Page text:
'If . . . Bennelong chose the site of his house, why was it in such an exposed location on the tip of the point, overlooked by headlands and ridges and visible from the waters of the harbour in three directions? In the absence of records of the local people's attitude to the point, it seems likely that Bennelong chose to give maximum visibility to the very solid evidence of the esteem in which he was held by the European visitors. The value of such a highly visible symbol of white benevolent intentions would not have escaped Phillip. . . Whatever the reason, the topological characteristics which made it attractive to Bennelong also made the vicinity useful for temporary defensive works and, when they were derelict, as a shore camp for visiting foreign expeditions. On the point, the foreigners could be held at a not inconvenient arm's length and at the same time be kept under easy surveillance' (Kerr, 1993, 3-4). 

Bennelong Point is close to the earliest known wreck in NSW waters. The Three Bees arrived in Sydney on 6 May 1814 with a cargo of 200 surviving male convicts. Two weeks later she caught fire at anchor in Sydney Cove, but all aboard managed to escape before her guns or magazine began to explode. With the rigging ablaze she was cut free but drifted back to shore, burning to the waterline during the night, and finally sinking in shallow water off Bennelong Point. Maritime archaeological survey work, conducted in preparation for the construction of the Sydney Harbour Tunnel in 1988, searched the area near the north west tip of Bennelong Point where it was supposed that the Three Bees had sunk, but no relics were found (Atkinson, 1988). 

The area encompassing Bennelong Point, the Botanical Gardens and Mrs Macquarie's Point had been reserved for the crown by Phillip, who meant it to continue free of encroachments. Under governors Hunter and King, however, a variety of leases and buildings were permitted. Thus in 1795 Governor Hunter agreed to a proposal by Mr John Boston to make salt at Bennelong Point. Boston was allocated seven convicts and constructed a small works on the west side of the point in a building that was known as the salt works, however the venture failed within months (Kerr, 1993, 2). When Governor Bligh took over in 1806 he cancelled these leases and had the buildings removed. Fortunately the next governor, Lachlan Macquarie, reinforced and completed the clearance. 'Macquarie and his wife Elizabeth did a lot more than return the government domain to its former shape: they also set out to embellish it' using their 'taste for the Picturesque' (Kerr, 1993, 4).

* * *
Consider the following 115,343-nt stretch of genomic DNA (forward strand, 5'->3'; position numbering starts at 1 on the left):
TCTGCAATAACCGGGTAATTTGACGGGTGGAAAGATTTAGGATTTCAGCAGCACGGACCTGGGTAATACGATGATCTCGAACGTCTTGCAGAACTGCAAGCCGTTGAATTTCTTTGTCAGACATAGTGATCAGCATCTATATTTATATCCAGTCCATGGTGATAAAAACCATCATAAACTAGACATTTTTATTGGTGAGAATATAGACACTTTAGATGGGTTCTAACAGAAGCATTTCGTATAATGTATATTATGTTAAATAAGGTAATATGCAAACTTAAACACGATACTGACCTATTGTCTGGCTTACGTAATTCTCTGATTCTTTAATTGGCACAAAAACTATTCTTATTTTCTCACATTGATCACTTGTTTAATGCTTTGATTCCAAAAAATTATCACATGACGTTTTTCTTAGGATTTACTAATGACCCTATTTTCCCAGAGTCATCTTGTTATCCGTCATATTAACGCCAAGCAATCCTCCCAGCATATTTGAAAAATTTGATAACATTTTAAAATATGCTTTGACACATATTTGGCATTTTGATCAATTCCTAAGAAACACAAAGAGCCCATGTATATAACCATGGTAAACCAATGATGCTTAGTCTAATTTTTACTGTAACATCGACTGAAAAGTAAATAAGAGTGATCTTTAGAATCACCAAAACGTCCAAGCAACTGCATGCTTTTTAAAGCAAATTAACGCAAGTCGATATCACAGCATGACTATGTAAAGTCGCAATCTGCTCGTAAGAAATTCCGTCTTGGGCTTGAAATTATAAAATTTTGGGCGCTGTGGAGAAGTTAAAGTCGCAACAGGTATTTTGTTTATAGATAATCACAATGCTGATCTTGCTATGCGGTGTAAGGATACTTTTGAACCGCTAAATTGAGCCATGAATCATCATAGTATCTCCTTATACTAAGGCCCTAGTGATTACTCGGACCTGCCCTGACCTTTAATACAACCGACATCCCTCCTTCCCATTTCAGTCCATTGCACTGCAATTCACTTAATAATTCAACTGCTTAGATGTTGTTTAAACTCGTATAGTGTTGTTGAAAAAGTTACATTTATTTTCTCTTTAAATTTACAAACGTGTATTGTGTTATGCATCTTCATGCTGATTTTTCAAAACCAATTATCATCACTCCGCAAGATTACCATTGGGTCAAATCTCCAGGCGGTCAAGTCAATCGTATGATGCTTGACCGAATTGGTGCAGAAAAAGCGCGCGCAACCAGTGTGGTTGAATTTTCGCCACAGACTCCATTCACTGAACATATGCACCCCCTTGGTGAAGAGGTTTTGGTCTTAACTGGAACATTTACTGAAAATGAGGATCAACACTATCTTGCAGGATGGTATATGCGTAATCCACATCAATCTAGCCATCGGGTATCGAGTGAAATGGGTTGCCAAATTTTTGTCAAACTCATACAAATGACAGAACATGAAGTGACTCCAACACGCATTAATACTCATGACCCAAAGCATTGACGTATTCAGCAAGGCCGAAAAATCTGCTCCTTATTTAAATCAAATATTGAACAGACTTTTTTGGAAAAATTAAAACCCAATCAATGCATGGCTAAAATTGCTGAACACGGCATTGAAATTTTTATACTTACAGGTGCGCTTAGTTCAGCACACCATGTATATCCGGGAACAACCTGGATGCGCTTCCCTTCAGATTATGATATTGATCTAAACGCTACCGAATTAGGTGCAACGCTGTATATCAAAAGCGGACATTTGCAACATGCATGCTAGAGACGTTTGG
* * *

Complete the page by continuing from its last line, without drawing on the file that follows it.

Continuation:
In 1812 the Macquaries built a castellated cottage on the west side of Bennelong Point as a dwelling for an eccentric Jamaican emancipist, Billy Blue, who acted as a watchman and 'waterman'. More importantly, in 1818, the Macquaries commissioned the recently emancipated English architect Francis Greenway to design 'a Neat Handsome Fort' in sandstone on Bennelong Point. It was meant to prevent clandestine departures from Sydney as well as to repel surprise attacks from an enemy. Between 1818 to 1821, the tidal area between Bennelong Island and the mainland was filled with rocks excavated from the peninsula. The entire area was leveled to create a low platform and to provide suitable stone for the construction of Fort Macquarie. While the fort was being built, a large portion of the rocky escarpment at Bennelong Point was also cut away to allow a road to be built around the point from Sydney Cove to Farm Cove, known as Tarpeian Way (Wikipedia online, 2005). Completed in 1821, Fort Macquarie was 40 metres square with circular bastions on the four corners, and was entered by a bridge over a dry moat and an octagonal guard tower. Fort Macquarie provided a picturesque focal point on the harbour throughout the nineteenth century but was generally considered inadequate for military purposes - 'an ornamental and archaic toy' (Kerr, 1993, 9). A notable further use of the Fort commenced in 1858 with the firing of a gun each day precisely at 1pm to enable the rating of ships' chronometers (Kerr, 1993, 10). Presumably this also alerted Sydneysiders to their lunch.